Troubled Waters by Sharon Shinn
Published: October 2010
Summary: Zoe Ardelay receives astonishing and unwelcome news: she has been chosen to become the king’s fifth wife. Forced to go to the royal city, she manages to slip away and hide on the shores of the mighty river. It’s there that Zoe realizes she is a coru prime ruled by the elemental sign of water. She must return to the palace, not as an unwilling bride for the king, but a woman with power in her own right. But as Zoe unlocks more of the mysteries of her blood—and the secrets of the royal family—she must decide how to use her great power to rise above the deceptions and intrigue of the royal court.
Mini Review: So many people have praised Shinn’s writing, and I have to agree. She’s created a brilliant fantasy world, one that feels wholly unique and full and developed. The use of elemental magic isn’t all that original in magical worlds, but the way Shinn used elemental magic for specific individuals in certain families (primes), and others with the spirit of certain elements (like personality descriptors), was really neat. Though I found the court scenes in the second half of the book to be a little dull, I can’t blame Shinn on that — I’m generally not a fan of royal politics. I’m in love with the world enough that I fully plan to read the next book in this series!
This qualifies as book 8 of 5 library books in 2017.
Orphan Train by Christina Baker Kline
Publisher: William Morrow
Published: April 2013
Genre: historical fiction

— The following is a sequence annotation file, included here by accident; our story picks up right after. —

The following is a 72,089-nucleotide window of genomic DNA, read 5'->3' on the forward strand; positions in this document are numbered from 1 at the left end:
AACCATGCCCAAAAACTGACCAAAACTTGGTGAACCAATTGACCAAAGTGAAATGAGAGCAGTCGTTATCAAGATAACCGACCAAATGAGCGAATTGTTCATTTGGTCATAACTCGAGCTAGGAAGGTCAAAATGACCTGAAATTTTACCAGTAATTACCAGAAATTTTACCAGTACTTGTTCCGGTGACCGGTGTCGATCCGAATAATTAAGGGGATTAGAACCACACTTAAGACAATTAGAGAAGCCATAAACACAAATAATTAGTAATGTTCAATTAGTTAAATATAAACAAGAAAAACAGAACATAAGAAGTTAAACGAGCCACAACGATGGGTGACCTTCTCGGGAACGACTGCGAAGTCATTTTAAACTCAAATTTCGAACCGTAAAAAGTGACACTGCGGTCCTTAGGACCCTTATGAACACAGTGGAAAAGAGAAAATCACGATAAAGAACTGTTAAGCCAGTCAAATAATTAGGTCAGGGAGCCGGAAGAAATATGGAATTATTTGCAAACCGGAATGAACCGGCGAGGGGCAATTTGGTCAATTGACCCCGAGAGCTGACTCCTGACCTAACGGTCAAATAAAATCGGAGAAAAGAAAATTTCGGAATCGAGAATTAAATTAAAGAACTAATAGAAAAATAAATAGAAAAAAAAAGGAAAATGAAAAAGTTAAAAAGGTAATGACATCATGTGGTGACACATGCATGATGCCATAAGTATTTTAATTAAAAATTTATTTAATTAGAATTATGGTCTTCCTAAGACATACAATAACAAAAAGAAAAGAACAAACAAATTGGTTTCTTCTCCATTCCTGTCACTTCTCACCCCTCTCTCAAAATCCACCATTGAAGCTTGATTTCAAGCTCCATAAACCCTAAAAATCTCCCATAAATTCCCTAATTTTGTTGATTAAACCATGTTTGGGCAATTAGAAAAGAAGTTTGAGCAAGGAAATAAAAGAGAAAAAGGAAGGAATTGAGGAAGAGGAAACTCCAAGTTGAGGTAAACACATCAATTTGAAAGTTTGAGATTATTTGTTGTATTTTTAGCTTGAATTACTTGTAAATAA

Summary: Nearly eighteen, Molly Ayer knows she has one last chance. Just months from “aging out” of the child welfare system, and close to being kicked out of her foster home, a community service position helping an elderly woman clean out her home is the only thing keeping her out of juvie. Vivian Daly has lived a quiet life on the coast of Maine. But in her attic, hidden in trunks, are vestiges of a turbulent past. As Molly helps Vivian sort through her possessions and memories, she discovers that she and Vivian aren’t as different as they seem to be. A young Irish immigrant orphaned in New York City, Vivian was put on a train to the Midwest with hundreds of other children whose destinies would be determined by luck and chance.
Mini Review: I was far more invested in Vivian’s narrative than Molly’s, probably because the book’s historical focus was so fascinating. I’m not as familiar with this moment in American history. How often do we get to read about the Great Depression outside of the major cities? What’s going on in the Midwest, in the heart of the country, with ordinary people? Not only that, but I had no idea the orphan trains began as early as the 1850s. Watching the development of the American foster care system (and adoption system) and seeing how it hasn’t exactly changed too much — more paperwork and regulations does not necessarily mean a better experience — was certainly eye-opening. The story ties up nicely, but truly, I found the historically-set narrative far more engaging. Kline knows how to keep the pages turning!